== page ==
Bacterial photoreceptors absorb light energy and transform it into intracellular signals that regulate metabolism. Bacterial phytochrome photoreceptors (BphPs), some cyanobacteriochromes (CBCRs) and allophycocyanins (APCs) possess the near-infrared (NIR) absorbance spectra that make them promising molecular templates to design NIR fluorescent proteins (FPs) and biosensors for studies in mammalian cells and whole animals. Here, we review structures, photochemical properties and molecular functions of several families of bacterial photoreceptors. We next analyze molecular evolution approaches to develop NIR FPs and biosensors. We then discuss phenotypes of current BphP-based NIR FPs and compare them with FPs derived from CBCRs and APCs. Lastly, we overview imaging applications of NIR FPs in live cells and in vivo. Our review provides guidelines for selection of existing NIR FPs, as well as engineering approaches to develop NIR FPs from the novel natural templates such as CBCRs.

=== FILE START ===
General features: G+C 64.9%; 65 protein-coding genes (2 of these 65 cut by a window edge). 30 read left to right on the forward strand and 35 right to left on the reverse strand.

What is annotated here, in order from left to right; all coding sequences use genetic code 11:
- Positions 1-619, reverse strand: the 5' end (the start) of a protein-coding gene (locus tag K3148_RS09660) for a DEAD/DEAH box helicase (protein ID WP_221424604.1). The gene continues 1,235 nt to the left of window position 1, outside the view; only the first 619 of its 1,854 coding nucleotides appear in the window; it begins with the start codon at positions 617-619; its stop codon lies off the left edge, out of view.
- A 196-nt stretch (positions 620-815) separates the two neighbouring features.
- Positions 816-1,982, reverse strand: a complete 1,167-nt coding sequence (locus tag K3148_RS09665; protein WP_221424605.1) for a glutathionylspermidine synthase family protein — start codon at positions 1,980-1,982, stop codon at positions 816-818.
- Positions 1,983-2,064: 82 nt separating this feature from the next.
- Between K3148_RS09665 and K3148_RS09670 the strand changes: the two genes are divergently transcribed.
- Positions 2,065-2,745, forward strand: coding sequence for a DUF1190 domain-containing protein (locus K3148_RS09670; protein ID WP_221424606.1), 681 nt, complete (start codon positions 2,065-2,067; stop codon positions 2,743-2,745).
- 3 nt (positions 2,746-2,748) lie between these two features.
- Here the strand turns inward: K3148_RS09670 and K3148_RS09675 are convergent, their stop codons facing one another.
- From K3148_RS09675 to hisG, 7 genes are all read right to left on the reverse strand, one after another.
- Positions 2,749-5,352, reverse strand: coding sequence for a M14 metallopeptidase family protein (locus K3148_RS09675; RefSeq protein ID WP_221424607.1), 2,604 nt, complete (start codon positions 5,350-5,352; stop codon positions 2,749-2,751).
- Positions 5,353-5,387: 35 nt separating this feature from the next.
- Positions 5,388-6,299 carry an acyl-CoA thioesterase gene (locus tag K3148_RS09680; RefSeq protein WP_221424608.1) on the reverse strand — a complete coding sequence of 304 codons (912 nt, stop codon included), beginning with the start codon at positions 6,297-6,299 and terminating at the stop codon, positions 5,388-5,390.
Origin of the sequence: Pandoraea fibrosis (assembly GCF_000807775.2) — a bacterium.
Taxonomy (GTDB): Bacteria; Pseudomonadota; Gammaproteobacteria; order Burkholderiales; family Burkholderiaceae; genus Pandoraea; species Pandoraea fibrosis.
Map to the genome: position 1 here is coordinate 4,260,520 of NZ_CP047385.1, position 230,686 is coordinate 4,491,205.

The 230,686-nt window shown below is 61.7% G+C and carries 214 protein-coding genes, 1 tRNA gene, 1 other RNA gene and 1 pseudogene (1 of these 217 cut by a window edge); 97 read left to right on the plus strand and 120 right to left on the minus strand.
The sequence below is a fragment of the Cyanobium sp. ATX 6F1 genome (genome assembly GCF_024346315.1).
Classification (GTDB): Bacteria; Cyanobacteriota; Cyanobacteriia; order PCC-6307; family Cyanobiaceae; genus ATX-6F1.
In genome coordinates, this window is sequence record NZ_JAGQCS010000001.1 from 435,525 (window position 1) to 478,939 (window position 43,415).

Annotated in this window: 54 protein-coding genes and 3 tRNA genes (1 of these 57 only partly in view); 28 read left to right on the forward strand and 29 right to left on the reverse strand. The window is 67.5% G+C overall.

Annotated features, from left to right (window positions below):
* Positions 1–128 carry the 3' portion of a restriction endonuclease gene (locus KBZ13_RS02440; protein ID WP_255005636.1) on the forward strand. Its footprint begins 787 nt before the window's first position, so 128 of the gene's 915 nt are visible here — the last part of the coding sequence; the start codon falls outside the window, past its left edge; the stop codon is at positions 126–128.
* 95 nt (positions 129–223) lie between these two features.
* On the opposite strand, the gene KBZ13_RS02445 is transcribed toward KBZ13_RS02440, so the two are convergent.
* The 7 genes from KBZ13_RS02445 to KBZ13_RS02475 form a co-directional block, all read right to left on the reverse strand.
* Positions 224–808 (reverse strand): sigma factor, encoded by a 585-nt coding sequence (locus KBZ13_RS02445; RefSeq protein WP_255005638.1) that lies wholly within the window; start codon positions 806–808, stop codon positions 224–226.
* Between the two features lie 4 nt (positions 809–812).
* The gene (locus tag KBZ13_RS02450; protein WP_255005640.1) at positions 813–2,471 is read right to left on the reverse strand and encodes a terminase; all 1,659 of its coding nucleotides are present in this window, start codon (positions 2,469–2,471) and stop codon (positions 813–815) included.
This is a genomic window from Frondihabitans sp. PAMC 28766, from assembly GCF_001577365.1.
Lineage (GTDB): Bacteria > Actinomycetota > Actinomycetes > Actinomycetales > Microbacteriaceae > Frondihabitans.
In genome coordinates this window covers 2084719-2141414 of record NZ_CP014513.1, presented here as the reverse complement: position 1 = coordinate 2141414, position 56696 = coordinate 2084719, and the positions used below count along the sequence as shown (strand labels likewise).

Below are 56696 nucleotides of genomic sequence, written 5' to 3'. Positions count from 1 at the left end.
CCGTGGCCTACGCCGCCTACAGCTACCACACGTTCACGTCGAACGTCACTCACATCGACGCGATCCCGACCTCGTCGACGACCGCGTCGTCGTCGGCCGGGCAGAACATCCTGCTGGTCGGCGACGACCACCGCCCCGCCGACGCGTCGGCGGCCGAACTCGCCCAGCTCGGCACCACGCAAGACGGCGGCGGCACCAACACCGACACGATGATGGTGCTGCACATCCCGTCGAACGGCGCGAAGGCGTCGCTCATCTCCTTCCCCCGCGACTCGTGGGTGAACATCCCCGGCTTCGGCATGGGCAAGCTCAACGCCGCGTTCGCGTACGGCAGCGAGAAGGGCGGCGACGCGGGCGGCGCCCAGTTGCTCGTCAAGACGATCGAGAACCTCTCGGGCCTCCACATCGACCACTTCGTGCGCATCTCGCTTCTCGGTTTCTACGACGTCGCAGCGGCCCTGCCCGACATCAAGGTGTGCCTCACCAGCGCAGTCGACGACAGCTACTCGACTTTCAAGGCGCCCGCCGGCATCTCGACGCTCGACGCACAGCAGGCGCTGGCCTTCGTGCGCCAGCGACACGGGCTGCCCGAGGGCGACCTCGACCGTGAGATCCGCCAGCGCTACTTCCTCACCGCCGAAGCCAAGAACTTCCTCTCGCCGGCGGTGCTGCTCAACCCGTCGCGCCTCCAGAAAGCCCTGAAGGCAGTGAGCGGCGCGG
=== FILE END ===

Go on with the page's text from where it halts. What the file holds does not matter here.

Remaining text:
Keywords: allophycocyanin; bacterial photoreceptor; cyanobacteriochrome; near-infrared fluorescent protein; phytochrome; tetrapyrrole.